The Center for Media and Democracy's Senior Fellow Wendell Potter has been awarded the 2011 Ridenhour Book Prize for his work, Deadly Spin: An Insurance Company Insider Speaks Out on How Corporate PR is Killing Healthcare and Deceiving Americans.
In 2007, Wendell was the head of Public Relations and Corporate Communications for CIGNA when the insurer denied a life-saving liver transplant to Nataline Sarkisyan, a 17 year old California girl who suffered from leukemia. Desperate to save their daughter's life, Nataline's parents organized protests and demonstrations against CIGNA. The company eventually yielded to public pressure and reversed its decision -- but too late. Nataline died just two hours after CIGNA approved the operation.
Nataline's case profoundly effected Wendell. He gradually felt that he had "sold his soul" by being "part of a industry that would do whatever it took to perpetuate its extraordinarily profitable existence." Wendell quit the insurance industry and started working tirelessly to make the public aware of the industry's widepsread unethical practices and PR techniques, and the harm these practices cause Americans.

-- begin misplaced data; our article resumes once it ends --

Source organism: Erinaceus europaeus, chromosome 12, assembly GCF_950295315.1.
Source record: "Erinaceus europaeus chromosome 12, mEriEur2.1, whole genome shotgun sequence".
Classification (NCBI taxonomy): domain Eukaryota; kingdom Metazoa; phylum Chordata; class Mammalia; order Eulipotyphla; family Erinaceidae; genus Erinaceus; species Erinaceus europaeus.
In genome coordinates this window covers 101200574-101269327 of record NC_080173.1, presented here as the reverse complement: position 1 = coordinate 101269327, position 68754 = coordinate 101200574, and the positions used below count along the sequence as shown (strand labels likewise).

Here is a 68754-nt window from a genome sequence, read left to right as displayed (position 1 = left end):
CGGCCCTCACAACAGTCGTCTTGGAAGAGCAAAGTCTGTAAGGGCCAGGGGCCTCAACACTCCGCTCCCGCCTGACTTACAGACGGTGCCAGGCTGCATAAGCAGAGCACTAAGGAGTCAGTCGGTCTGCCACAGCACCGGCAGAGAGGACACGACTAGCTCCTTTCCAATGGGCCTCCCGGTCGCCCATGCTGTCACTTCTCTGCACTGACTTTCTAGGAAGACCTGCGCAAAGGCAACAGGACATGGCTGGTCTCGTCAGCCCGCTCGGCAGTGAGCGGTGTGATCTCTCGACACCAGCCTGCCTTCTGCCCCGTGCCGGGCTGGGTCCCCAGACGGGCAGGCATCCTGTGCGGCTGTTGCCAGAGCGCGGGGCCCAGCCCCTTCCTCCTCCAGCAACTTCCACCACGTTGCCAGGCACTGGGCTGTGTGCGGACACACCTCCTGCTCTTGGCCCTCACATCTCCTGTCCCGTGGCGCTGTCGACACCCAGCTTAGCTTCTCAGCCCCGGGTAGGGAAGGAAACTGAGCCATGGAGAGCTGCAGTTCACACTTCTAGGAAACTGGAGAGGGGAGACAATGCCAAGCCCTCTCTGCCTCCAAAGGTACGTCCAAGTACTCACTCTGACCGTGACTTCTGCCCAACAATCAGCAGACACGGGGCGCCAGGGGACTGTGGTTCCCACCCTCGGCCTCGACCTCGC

Each year, the Ridenhour Prize honors an outstanding work of social significance from the previous publishing year. The Prize honors Wendell for having the courage to walk away from a lucrative, longstanding corporate career to speak out against the industry he worked in, and write an important expose' about an industry that values profits over human lives.
The Ridenhour Prize is named for Vietnam veteran Ronald L. Ridenhour, who wrote a detailed letter to Congress in 1969 describing events at the infamous My Lai massacre of March 16, 1968 in which a unit of the U.S. Army violently murdered an entire village of unarmed Vietnamese civilians -- mostly women, children, babies and elderly. The letter led to an investigation of the events that day, and the eventual conviction of the man responsible. After serving in Vietnam, Ridenhour became an investigative journalist. He died suddenly in 1998, at age 52.
Past winners of the Ridenhour Book Prize include Jane Mayer, a staff writer for The New Yorker, for her book The Dark Side: The Inside Story of How the War on Terror Turned Into a War on American Ideals; James D. Scurlock, for his book Maxed Out: Hard Times in the Age of Easy Credit, about average Americans' vulnerability to the predatory and unethical lending policies of banks and credit card companies, and Rajiv Chandrasekaran, author of Imperial Life in the Emerald City: Inside Iraq's Green Zone, which looks at the disastrous post-war planning that contributed to chaos in Iraq.
Please join CMD in congratulating Wendell for his contribution to society, and for winning this exceptional prize.